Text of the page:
Percent: 90.11%
Matthew Robinson (D)
Votes: 7,665
Percent: 9.89%
Prior Winning Percentages
2010 (54%), 2008 (82%), 2006 (62%), 2004 (61%), 2002 (64%), 2000 (68%), 1998 (70%), 1996 (66%), 1994 (67%), 1992 (71%), 1990 (86%), 1988 (72%), 1986 (54%)
Peter DeFazio Votes and Bills
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National Journal’s rating system is an objective method of analyzing voting. The liberal score means that the lawmaker’s votes were more liberal than that percentage of his colleagues’ votes. The conservative score means his votes were more conservative than that percentage of his colleagues’ votes. The composite score is an average of a lawmaker’s six issue-based scores. See all NJ Voting

More Liberal
More Conservative
2013 2012 2011
Economic 66 (L) : 33 (C) 62 (L) : 37 (C) 63 (L) : 37 (C)
Social 69 (L) : 28 (C) 62 (L) : 37 (C) 61 (L) : 38 (C)
Foreign 90 (L) : 6 (C) 89 (L) : 8 (C) 75 (L) : 24 (C)
Composite 76.3 (L) : 23.7 (C) 71.8 (L) : 28.2 (C) 66.7 (L) : 33.3 (C)
Interest Group Ratings

The vote ratings by 10 special interest groups provide insight into a lawmaker’s general ideology and the degree to which he or she agrees with the group’s point of view. Two organizations provide just one combined rating for 2011 and 2012, the two sessions of the 112th Congress. They are the ACLU and the ITIC. About the interest groups.

20112012
FRC00
LCV8986
CFG1125
ITIC-33
NTU3027
20112012
COC25-
ACLU-100
ACU124
ADA9090
AFSCME86-
Key House Votes

The key votes show how a member of Congress voted on the major bills of the year. N indicates a "no" vote; Y a "yes" vote. If a member voted "present" or was absent, the bill caption is not shown. For a complete description of the bills included in key votes, see the Almanac's Guide to Usage.

    • Pass GOP budget
    • Vote: N
    • Year: 2012
    • End fiscal cliff
    • Vote: N
    • Year: 2012
    • Extend payroll tax cut
    • Vote: N
    • Year: 2012
    • Find AG in contempt
    • Vote: N
    • Year: 2012
    • Stop student loan hike
    • Vote: N
    • Year: 2012
    • Repeal health care
    • Vote: N
    • Year: 2012
    • Raise debt limit
    • Vote: N
    • Year: 2011
    • Pass cut, cap, balance
    • Vote: N
    • Year: 2011
    • Defund Planned Parenthood
    • Vote: N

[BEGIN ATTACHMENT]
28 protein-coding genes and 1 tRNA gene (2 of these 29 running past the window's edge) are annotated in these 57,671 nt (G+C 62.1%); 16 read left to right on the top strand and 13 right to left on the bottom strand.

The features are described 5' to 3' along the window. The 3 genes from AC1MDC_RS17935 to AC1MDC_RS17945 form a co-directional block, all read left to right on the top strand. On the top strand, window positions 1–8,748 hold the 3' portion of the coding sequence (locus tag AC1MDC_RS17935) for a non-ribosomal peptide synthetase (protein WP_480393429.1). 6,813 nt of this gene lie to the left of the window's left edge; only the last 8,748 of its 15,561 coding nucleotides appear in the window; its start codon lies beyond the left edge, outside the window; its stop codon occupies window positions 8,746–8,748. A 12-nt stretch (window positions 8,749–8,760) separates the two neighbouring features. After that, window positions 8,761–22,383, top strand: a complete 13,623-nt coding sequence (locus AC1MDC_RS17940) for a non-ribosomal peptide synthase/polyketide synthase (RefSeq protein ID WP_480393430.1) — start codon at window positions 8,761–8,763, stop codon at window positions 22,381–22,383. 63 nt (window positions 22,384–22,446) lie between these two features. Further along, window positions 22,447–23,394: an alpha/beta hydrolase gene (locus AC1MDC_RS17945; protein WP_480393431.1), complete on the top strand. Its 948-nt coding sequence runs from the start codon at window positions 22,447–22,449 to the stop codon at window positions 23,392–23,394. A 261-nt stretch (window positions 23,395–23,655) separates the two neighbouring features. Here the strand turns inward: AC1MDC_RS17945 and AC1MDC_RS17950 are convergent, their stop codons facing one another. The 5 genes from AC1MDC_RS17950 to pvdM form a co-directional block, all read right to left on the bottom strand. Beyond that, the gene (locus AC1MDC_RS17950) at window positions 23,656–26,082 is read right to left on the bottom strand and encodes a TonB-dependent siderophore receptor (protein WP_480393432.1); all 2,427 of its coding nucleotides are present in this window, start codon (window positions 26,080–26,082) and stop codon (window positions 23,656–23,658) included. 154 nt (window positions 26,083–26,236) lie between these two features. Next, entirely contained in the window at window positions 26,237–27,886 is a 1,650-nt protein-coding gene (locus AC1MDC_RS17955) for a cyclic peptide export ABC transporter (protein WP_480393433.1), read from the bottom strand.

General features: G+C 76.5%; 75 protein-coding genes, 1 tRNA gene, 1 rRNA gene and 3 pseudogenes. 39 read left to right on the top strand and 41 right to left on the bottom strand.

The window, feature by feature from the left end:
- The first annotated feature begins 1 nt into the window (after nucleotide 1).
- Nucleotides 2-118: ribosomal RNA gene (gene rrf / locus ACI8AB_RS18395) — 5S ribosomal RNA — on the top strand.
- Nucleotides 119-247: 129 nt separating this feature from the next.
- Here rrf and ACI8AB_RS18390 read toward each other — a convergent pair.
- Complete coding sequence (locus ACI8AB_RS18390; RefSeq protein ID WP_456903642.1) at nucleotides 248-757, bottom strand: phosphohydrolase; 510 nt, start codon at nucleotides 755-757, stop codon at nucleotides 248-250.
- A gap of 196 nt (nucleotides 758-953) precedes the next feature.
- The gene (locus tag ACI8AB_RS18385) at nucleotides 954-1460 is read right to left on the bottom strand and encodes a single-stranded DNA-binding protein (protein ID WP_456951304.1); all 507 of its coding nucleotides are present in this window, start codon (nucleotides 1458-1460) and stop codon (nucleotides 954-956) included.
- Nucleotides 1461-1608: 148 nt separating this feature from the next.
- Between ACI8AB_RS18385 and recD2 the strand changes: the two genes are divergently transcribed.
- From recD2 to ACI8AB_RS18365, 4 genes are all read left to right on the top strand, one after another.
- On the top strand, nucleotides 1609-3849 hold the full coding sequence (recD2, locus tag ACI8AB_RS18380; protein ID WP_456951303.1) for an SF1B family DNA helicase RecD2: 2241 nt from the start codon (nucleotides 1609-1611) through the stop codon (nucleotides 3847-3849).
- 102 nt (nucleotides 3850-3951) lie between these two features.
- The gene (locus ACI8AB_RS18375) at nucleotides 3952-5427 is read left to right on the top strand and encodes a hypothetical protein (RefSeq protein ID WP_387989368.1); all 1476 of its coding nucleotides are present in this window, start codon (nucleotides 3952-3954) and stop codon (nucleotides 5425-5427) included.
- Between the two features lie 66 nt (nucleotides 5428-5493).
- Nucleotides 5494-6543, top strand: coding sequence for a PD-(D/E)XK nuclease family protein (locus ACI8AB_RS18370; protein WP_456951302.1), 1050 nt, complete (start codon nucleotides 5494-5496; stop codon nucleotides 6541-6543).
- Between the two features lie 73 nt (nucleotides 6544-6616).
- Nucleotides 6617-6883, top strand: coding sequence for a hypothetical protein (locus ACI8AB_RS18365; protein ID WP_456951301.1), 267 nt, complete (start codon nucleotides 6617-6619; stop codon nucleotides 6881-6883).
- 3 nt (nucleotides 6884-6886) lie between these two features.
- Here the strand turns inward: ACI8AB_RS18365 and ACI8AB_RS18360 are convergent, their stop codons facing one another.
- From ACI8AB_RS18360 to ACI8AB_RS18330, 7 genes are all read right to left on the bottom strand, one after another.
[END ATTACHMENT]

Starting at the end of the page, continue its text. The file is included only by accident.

• Year: 2011
    • Repeal lightbulb ban
    • Vote: N
    • Year: 2011
    • Add endangered listings
    • Vote: Y
    • Year: 2011
    • Speed troop withdrawal
    • Vote: Y
    • Year: 2011
    • Regulate financial firms
    • Vote: Y
    • Year: 2010
    • Pass tax cuts for some
    • Vote:
    • Year: 2010
    • Stop detainee transfers
    • Vote: N
    • Year: 2010
    • Legalize immigrants' kids
    • Vote: Y
    • Year: 2010
    • Repeal don't ask, tell
    • Vote: Y
    • Year: 2010
    • Limit campaign funds
    • Vote: Y
    • Year: 2010
    • Overturn Ledbetter
    • Vote: Y
    • Year: 2009
    • Pass $820 billion stimulus
    • Vote: Y
    • Year: 2009
    • Let guns in national parks
    • Vote: Y
    • Year: 2009
    • Pass cap-and-trade
    • Vote: N
    • Year: 2009
    • Bar federal abortion funds
    • Vote: N
    • Year: 2009
    • Pass health care bill
    • Vote: Y
    • Year: 2009
    • Bail out financial markets
    • Vote: N
    • Year: 2008
    • Repeal D.C. gun law
    • Vote: Y
    • Year: 2008
    • Overhaul FISA
    • Vote: N
    • Year: 2008
    • Increase minimum wage
    • Vote: Y
    • Year: 2007
    • Expand SCHIP
    • Vote: Y
    • Year: 2007
    • Raise CAFE standards
    • Vote: Y
    • Year: 2007
    • Share immigration data
    • Vote: Y
    • Year: 2007
    • Foreign aid abortion ban
    • Vote: N
    • Year: 2007
    • Ban gay bias in workplace
    • Vote: Y
    • Year: 2007
    • Withdraw troops 8/08
    • Vote: Y
    • Year: 2007
    • No operations in Iran
    • Vote: Y
    • Year: 2007
    • Free trade with Peru
    • Vote: N
    • Year: 2007
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The Almanac is a members-only database of searchable profiles compiled and adapted from the Almanac of American Politics. Comprehensive online profiles include biographical and political summaries of elected officials, campaign expenditures, voting records, interest-group ratings, and congressional staff look-ups. In-depth overviews of each state and house district are included as well, along with demographic data, analysis of voting trends, and political histories.